Appeal No. 2051813) (Claim No. 2015015570)
CCBCC Operations LLC, by James Heslep, its attorney, appeals
the decision of the West Virginia Workers' Compensation
Board of Review. Henri Coonts, by Robert Stultz, his
attorney, filed a timely response.
issue on appeal is the amount of permanent partial disability
resulting from the compensable injury. This appeal arises
from the Board of Review's Order dated August 14, 2017,
in which the Board reversed a February 10, 2017, Final
Decision of the Workers' Compensation Office of Judges,
and granted Mr. Coonts a 10% permanent partial disability
award. In its decision, the Office of Judges affirmed the
claims administrator's August 26, 2015, decision which
granted Mr. Coonts a 3% permanent partial disability award.
The Court has carefully reviewed the records, written
arguments, and appendices contained in the briefs, and the
case is mature for consideration.
Court has considered the parties' briefs and the record
on appeal. The facts and legal arguments are adequately
presented, and the decisional process would not be
significantly aided by oral argument. Upon consideration of
the standard of review, the briefs, and the record presented,
the Court finds no substantial question of law and no
prejudicial error. For these reasons, a memorandum decision
is appropriate under Rule 21 of the Rules of Appellate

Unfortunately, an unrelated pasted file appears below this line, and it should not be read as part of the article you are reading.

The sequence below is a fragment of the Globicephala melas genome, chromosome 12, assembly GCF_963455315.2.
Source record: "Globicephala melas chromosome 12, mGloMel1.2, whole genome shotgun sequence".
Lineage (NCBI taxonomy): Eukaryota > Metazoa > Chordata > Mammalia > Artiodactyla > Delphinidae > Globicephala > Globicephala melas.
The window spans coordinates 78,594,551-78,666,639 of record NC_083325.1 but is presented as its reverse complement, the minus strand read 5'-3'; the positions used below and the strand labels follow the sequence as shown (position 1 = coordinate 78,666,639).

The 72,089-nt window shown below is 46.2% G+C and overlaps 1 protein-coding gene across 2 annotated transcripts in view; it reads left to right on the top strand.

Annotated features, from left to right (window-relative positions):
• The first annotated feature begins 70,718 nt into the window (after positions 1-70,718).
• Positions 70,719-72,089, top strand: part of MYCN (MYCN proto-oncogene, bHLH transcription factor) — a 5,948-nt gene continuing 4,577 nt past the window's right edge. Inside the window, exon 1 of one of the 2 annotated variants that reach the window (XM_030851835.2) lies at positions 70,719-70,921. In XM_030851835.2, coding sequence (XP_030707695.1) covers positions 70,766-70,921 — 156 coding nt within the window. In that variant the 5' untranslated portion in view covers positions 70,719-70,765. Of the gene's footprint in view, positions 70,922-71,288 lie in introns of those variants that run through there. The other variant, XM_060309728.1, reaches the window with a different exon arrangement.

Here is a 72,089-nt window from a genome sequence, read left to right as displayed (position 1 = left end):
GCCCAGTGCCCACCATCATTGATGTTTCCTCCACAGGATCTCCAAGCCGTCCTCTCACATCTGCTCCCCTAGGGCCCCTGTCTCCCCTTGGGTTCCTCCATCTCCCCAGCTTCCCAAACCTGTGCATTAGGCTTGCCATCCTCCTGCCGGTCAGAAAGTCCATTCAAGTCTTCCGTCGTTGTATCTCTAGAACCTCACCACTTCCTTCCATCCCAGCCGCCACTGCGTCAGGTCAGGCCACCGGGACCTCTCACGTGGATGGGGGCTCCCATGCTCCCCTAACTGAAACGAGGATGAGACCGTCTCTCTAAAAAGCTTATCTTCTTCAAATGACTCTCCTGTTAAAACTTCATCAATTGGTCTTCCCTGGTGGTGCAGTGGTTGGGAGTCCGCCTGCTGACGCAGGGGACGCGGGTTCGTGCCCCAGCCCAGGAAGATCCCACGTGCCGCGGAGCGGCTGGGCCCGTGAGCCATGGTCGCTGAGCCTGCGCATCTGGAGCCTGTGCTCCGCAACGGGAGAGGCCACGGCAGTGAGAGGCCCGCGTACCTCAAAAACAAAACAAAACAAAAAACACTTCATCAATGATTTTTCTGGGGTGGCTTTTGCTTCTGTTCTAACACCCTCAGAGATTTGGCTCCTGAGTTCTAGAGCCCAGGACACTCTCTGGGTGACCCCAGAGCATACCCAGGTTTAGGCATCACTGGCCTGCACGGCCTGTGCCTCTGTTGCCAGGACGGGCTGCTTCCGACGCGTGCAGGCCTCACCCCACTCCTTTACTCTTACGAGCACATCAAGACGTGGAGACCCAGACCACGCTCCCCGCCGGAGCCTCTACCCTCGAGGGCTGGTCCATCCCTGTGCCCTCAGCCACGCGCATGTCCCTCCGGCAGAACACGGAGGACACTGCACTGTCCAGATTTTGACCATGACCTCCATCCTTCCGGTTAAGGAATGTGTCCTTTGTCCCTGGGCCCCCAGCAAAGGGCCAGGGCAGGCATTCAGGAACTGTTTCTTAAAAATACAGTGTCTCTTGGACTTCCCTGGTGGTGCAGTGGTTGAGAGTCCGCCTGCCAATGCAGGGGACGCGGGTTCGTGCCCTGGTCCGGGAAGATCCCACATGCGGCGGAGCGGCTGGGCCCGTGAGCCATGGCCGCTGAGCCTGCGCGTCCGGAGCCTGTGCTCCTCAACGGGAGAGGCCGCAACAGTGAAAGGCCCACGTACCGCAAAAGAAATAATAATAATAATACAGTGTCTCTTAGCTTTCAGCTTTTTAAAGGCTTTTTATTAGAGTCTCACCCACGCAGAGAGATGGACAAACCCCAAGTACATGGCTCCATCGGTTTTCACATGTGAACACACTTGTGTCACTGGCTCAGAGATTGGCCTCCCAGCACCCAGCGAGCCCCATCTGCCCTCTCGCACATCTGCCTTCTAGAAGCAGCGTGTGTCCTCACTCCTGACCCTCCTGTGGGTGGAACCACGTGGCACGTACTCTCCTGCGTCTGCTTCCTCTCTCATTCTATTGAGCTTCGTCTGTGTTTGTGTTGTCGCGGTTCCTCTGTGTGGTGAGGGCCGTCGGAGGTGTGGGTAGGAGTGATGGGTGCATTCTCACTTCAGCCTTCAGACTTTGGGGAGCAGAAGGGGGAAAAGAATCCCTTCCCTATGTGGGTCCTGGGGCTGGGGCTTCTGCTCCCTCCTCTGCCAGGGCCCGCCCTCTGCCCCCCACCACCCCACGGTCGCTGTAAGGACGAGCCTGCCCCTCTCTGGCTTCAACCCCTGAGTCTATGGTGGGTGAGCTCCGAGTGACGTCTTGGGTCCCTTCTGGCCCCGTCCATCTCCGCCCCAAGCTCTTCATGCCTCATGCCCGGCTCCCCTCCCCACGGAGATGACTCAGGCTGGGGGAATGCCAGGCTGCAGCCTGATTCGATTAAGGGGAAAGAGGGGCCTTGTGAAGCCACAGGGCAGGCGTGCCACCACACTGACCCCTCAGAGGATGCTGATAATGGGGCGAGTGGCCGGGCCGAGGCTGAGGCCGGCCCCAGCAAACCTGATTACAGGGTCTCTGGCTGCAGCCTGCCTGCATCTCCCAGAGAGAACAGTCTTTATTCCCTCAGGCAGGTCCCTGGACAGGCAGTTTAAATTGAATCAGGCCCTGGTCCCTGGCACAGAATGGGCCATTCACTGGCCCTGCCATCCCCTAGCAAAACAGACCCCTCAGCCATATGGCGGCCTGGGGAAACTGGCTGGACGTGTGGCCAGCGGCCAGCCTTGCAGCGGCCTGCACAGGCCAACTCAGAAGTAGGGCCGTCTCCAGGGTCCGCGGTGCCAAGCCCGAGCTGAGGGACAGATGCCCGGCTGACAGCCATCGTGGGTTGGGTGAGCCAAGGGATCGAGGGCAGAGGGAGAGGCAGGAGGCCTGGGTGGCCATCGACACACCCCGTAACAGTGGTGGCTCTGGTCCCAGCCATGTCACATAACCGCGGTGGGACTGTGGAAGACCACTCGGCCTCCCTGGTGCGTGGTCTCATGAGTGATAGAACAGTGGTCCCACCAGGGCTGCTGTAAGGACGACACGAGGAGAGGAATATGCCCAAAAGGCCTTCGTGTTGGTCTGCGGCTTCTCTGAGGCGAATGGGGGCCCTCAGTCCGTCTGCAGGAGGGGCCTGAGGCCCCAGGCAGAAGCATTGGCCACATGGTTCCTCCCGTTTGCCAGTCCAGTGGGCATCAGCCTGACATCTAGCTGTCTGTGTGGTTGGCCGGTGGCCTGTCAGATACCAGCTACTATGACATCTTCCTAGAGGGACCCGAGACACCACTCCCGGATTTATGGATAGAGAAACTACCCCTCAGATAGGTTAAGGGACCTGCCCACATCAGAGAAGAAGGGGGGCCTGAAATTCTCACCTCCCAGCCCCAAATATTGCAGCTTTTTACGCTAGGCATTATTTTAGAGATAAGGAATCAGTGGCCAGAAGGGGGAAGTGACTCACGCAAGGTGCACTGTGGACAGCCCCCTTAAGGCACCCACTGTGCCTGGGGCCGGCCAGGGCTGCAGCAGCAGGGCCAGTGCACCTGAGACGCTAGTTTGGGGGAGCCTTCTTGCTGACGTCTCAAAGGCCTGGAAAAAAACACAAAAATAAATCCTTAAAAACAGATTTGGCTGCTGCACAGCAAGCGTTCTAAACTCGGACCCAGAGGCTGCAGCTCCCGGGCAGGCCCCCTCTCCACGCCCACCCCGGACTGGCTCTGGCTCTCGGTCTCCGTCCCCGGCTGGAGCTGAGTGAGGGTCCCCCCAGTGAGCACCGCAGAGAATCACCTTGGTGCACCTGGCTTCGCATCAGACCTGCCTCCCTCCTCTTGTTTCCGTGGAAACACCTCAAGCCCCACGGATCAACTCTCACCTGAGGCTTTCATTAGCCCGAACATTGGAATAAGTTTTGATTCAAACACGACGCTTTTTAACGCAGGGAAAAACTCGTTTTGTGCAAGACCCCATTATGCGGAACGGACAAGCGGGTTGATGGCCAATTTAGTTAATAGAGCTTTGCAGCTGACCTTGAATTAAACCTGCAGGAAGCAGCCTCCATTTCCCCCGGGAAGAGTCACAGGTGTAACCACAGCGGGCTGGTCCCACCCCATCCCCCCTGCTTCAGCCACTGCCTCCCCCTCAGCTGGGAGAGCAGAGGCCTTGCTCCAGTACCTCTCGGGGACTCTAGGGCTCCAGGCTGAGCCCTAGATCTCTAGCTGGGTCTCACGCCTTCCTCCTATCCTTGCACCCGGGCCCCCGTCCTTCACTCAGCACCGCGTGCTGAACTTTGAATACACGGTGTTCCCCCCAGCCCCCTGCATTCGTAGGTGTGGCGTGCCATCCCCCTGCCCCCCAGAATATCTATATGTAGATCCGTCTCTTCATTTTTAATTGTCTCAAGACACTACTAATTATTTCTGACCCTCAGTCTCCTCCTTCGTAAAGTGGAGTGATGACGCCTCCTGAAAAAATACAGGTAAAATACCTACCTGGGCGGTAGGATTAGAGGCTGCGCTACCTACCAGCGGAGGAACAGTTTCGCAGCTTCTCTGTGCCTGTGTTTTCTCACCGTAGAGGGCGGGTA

Coonts sustained an injury to his left shoulder on August 29,
2014, while pulling a case of soda weighing about thirty-five
pounds. After suffering significant pain for three weeks
following his injury, Mr. Coonts treated with Lucas J.
Pavlovich, M.D., on October 14, 2014. Dr. Pavlovich found
that Mr. Coonts's left shoulder could forward flex
passively to 120 degrees compared to 170 degrees with his
right shoulder. Radiographs of Mr. Coonts's left shoulder
revealed degenerative changes of the glenohumeral joint
consistent with osteoarthritis. Dr. Pavlovich assessed Mr.
Coonts with left shoulder strain, as well as arthritis flare.
Physical therapy was recommended.
Coonts was again treated by Dr. Pavlovich for a follow-up
evaluation on November 3, 2014. On the morning of the
evaluation, Mr. Coonts suffered a fall, landing mostly on his
back, but also on his left shoulder. At the time of
examination, he was suffering increased pain. Dr. Pavlovich
advised Mr. Coonts to continue with physical therapy with